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Graham Tartan History

Although legend surrounds the Graham Scottish clan origins, this family tartan represents the royal connotations this family has had over the years.

As legend has it, the ancestors of the Graham clan are responsible for leading Roman legions out of the country. However whilst that cannot be proven, it can be proven that the first recorded Graham lived in the early 12th Century.

He was known as Sir William de Graham, and was a knight under King David I accompanied the monarch on his bid to claim the Scottish crown. His name is written in witness to the foundation charter of the Abbey of Holyrood. Sir William’s family name is thought to trace back to an English manor, Grey Home.

Notable Grahams include the 5th Earl and first Marquis, James Graham. He was heralded as one of the greatest generals ever, druing the 17thCentury. He was part of the forces that helped Charles II recover Scotland, and in addition to being a strong military persona, he was also a poet and scholar.

Much later, in 1782, another James Graham was carrying out a notable act. By then the 3rd Duke of Montrose, this Graham had persuaded the UK Parliament to abolish the law which forbid Scots to wear their tartan.

The Graham tartan bears a striking resemblance to the Forbes tartan, which in itself is not unlike the Black Watch tartan. Made up of chunky blue stripes on a forest green cloth, the pattern is divided by thick black criss-crossed lines, making it seem as though there’s one blue stripe and two green stripes side by side. This is then broken up by thinner white horizontal and vertical white lines which form squares within the green sections of the pattern and rectangles through the blue sections.

Adam Tartan History

The Adam family tartan is traced back to as early as the 12th Century where the Scottish clan was first though to originate.

Although quite popular in England in the 14thCentury, the surname Adam can be linked to a Scottish clan as far back as the late 12th Century. The first reference to Adam is thought to be a sub-prior of Melrose who then became Abbot of Cupar, Fife, just before the 13th Century.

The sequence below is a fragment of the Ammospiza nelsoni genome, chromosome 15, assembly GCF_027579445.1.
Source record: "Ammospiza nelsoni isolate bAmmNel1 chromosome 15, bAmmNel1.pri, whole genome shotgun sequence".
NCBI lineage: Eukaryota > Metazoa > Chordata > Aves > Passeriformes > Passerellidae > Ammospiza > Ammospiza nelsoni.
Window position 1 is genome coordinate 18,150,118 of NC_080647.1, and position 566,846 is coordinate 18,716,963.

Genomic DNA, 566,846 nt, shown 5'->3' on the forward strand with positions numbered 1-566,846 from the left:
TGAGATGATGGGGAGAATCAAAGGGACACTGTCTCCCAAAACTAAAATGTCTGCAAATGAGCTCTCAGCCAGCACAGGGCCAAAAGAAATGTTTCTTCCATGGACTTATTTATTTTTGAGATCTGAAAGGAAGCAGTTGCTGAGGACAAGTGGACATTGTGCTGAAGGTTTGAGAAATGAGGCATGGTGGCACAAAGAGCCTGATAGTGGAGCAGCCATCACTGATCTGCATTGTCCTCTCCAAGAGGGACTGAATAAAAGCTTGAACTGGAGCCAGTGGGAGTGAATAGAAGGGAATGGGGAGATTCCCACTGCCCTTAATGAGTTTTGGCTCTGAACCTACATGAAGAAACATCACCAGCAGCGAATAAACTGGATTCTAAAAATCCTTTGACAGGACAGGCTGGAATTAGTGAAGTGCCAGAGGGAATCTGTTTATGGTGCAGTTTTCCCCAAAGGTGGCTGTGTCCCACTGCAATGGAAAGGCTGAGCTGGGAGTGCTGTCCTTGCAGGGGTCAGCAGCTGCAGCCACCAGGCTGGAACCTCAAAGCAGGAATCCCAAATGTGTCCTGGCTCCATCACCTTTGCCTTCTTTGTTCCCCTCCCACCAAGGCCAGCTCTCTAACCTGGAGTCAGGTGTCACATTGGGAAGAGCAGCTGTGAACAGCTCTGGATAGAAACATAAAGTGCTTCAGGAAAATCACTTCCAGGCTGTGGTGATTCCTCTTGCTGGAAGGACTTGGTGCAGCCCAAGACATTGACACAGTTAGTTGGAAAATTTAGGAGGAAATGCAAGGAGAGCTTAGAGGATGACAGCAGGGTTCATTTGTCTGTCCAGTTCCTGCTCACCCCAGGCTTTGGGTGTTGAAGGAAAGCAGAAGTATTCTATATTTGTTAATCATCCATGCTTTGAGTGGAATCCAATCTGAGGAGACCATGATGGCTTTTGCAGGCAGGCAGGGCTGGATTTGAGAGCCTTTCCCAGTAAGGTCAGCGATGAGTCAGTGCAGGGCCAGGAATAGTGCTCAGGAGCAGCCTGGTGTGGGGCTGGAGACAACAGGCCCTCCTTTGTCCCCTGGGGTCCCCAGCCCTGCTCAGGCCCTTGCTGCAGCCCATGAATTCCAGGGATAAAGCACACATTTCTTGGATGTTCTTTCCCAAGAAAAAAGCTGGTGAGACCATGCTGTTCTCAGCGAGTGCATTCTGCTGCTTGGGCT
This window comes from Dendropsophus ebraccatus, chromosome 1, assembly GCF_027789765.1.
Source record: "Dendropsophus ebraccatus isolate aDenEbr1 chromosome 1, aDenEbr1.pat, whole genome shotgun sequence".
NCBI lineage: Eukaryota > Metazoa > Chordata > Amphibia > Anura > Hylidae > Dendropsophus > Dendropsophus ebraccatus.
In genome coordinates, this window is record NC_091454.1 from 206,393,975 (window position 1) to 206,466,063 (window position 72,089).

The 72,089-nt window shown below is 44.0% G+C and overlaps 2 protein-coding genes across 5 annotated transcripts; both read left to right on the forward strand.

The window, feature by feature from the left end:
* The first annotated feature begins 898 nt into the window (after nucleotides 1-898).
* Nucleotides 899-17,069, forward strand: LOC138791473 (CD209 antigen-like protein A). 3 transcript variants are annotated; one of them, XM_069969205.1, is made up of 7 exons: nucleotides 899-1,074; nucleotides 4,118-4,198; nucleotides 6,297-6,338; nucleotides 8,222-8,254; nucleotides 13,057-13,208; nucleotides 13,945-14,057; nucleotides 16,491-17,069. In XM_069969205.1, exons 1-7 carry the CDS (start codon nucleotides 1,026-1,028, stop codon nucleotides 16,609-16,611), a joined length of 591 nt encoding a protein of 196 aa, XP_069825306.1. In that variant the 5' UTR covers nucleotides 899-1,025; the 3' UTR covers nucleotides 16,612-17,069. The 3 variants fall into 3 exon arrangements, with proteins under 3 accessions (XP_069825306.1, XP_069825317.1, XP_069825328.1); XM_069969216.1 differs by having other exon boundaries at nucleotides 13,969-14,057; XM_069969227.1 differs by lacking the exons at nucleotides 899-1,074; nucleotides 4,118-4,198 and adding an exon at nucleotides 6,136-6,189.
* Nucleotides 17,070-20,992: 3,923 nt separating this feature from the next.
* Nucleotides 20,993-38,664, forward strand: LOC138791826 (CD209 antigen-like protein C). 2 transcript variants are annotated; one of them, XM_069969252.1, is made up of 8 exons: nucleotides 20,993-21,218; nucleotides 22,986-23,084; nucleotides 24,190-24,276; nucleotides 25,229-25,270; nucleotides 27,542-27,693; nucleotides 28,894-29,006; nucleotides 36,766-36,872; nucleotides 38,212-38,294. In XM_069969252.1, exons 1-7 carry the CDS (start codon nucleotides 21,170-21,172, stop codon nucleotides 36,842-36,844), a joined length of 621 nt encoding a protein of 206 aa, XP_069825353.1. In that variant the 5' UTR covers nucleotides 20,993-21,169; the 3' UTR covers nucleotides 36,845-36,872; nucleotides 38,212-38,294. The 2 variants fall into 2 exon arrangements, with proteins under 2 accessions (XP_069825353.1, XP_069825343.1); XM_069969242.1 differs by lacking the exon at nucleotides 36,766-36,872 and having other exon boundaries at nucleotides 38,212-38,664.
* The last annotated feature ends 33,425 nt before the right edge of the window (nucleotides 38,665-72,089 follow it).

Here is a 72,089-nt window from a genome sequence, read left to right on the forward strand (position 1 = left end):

An Adam, son of Adam was also recognised as a witness to the charted by William Bruce to Adam of Carlisle in the lands of Kynemund, which we now know as Kinmount in Dumfriesshire, from 1194 to 1214. In separate instances, the surname Adam is linked to men of the clergy. For instance an Adam became an Abbott of Newbattle in 1201, whereas an Adam from Lennox was thought to be a monk of great sanctity.

Outwith religion, an Adam was one of the representatives of Lanark in the ransom of King James I. Andrew Adam held this post by

obligation from the burghs. These differing influences are thought to take their shape on the clan tartan.

The Adam family tartan itself is a blue, red and green tartan which places thick blue checks on a green cloth. Thinner red horizontal and vertical are then criss-crossed throughout the blue and green sections making the tartan stand out and giving it a layered appearance.

Although the history of the Adam clan dates back centuries, there have been a few famous Adams in more recent times. For instance Robert Adam (1728 – 1792) is widely considered to be one of the greatest architects of that period in the UK. Also William Adam (1751 – 1839) was a Scottish Member of Parliament in the British Parliament which meant he was also a judge.

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